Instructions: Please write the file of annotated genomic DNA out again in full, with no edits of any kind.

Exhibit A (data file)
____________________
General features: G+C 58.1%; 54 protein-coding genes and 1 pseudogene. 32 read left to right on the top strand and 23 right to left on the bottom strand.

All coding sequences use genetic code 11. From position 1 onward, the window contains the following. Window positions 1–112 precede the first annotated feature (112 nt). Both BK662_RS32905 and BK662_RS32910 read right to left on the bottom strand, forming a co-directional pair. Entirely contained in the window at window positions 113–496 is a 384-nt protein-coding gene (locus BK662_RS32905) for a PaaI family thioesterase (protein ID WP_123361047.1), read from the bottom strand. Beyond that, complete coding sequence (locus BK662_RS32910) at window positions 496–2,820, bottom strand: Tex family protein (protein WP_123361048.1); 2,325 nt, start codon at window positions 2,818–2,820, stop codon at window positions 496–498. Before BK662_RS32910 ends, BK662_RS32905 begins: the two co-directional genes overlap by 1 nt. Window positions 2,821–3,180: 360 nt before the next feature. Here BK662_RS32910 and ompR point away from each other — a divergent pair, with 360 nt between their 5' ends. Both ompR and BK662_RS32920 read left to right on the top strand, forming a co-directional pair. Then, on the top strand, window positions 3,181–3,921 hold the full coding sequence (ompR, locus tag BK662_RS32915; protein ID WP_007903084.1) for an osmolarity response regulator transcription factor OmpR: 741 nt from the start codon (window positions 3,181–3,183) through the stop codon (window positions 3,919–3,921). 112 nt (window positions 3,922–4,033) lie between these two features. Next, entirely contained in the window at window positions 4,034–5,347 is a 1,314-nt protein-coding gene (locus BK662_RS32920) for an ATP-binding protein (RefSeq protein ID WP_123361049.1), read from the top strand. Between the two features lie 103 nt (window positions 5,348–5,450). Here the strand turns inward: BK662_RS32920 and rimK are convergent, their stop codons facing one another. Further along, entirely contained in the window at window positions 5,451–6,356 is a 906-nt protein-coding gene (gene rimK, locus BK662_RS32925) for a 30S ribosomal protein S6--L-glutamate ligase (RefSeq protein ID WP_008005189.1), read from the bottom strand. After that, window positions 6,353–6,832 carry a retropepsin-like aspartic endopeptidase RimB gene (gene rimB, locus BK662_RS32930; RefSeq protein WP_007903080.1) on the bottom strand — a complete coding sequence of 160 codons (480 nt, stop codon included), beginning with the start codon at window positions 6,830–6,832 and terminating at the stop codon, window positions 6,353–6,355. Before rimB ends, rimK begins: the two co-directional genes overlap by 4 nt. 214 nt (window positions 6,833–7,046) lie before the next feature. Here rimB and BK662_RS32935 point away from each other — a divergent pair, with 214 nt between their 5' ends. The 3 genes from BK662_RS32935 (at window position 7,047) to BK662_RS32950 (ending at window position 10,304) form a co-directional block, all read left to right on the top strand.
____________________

General features: G+C 58.1%; 54 protein-coding genes and 1 pseudogene. 32 read left to right on the top strand and 23 right to left on the bottom strand.

All coding sequences use genetic code 11. From position 1 onward, the window contains the following. Window positions 1–112 precede the first annotated feature (112 nt). Both BK662_RS32905 and BK662_RS32910 read right to left on the bottom strand, forming a co-directional pair. Entirely contained in the window at window positions 113–496 is a 384-nt protein-coding gene (locus BK662_RS32905) for a PaaI family thioesterase (protein ID WP_123361047.1), read from the bottom strand. Beyond that, complete coding sequence (locus BK662_RS32910) at window positions 496–2,820, bottom strand: Tex family protein (protein WP_123361048.1); 2,325 nt, start codon at window positions 2,818–2,820, stop codon at window positions 496–498. Before BK662_RS32910 ends, BK662_RS32905 begins: the two co-directional genes overlap by 1 nt. Window positions 2,821–3,180: 360 nt before the next feature. Here BK662_RS32910 and ompR point away from each other — a divergent pair, with 360 nt between their 5' ends. Both ompR and BK662_RS32920 read left to right on the top strand, forming a co-directional pair. Then, on the top strand, window positions 3,181–3,921 hold the full coding sequence (ompR, locus tag BK662_RS32915; protein ID WP_007903084.1) for an osmolarity response regulator transcription factor OmpR: 741 nt from the start codon (window positions 3,181–3,183) through the stop codon (window positions 3,919–3,921). 112 nt (window positions 3,922–4,033) lie between these two features. Next, entirely contained in the window at window positions 4,034–5,347 is a 1,314-nt protein-coding gene (locus BK662_RS32920) for an ATP-binding protein (RefSeq protein ID WP_123361049.1), read from the top strand. Between the two features lie 103 nt (window positions 5,348–5,450). Here the strand turns inward: BK662_RS32920 and rimK are convergent, their stop codons facing one another. Further along, entirely contained in the window at window positions 5,451–6,356 is a 906-nt protein-coding gene (gene rimK, locus BK662_RS32925) for a 30S ribosomal protein S6--L-glutamate ligase (RefSeq protein ID WP_008005189.1), read from the bottom strand. After that, window positions 6,353–6,832 carry a retropepsin-like aspartic endopeptidase RimB gene (gene rimB, locus BK662_RS32930; RefSeq protein WP_007903080.1) on the bottom strand — a complete coding sequence of 160 codons (480 nt, stop codon included), beginning with the start codon at window positions 6,830–6,832 and terminating at the stop codon, window positions 6,353–6,355. Before rimB ends, rimK begins: the two co-directional genes overlap by 4 nt. 214 nt (window positions 6,833–7,046) lie before the next feature. Here rimB and BK662_RS32935 point away from each other — a divergent pair, with 214 nt between their 5' ends. The 3 genes from BK662_RS32935 (at window position 7,047) to BK662_RS32950 (ending at window position 10,304) form a co-directional block, all read left to right on the top strand.